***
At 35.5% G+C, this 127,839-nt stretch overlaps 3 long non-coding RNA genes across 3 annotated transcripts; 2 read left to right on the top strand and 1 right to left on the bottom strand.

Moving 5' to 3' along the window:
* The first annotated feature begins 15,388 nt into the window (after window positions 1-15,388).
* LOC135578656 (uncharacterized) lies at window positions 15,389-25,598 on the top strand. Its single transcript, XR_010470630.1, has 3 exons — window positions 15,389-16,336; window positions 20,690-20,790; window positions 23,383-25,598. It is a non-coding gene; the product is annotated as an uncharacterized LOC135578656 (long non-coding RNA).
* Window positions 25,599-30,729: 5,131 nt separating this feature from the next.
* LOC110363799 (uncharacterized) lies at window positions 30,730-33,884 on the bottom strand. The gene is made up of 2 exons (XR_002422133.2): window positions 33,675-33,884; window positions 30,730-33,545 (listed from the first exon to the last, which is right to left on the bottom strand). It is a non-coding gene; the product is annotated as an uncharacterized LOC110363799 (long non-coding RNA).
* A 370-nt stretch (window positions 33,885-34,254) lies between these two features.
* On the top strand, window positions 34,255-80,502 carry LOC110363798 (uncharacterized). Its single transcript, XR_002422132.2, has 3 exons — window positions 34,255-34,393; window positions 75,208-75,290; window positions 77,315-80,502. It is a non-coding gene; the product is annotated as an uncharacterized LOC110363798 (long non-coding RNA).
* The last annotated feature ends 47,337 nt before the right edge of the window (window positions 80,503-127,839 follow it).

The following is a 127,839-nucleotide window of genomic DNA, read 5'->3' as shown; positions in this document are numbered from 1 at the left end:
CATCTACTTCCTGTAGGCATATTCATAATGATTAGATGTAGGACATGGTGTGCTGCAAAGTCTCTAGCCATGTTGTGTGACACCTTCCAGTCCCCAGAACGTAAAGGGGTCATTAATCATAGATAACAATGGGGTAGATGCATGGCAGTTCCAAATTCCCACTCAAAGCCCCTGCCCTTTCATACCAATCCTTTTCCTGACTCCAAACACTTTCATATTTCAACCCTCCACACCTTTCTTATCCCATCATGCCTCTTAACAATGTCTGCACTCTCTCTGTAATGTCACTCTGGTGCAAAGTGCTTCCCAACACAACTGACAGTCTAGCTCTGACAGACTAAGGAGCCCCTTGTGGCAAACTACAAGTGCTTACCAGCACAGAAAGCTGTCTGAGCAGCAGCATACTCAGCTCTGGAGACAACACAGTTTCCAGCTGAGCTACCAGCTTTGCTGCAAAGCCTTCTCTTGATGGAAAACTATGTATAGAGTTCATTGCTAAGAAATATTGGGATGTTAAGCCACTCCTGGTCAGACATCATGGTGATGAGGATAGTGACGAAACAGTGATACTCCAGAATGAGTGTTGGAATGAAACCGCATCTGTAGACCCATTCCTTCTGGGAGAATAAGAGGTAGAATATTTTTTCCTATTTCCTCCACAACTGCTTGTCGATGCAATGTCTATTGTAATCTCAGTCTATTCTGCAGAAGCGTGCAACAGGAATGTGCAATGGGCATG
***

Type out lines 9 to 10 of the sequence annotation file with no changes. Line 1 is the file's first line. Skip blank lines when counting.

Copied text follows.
* The last annotated feature ends 47,337 nt before the right edge of the window (window positions 80,503-127,839 follow it).

The following is a 127,839-nucleotide window of genomic DNA, read 5'->3' as shown; positions in this document are numbered from 1 at the left end: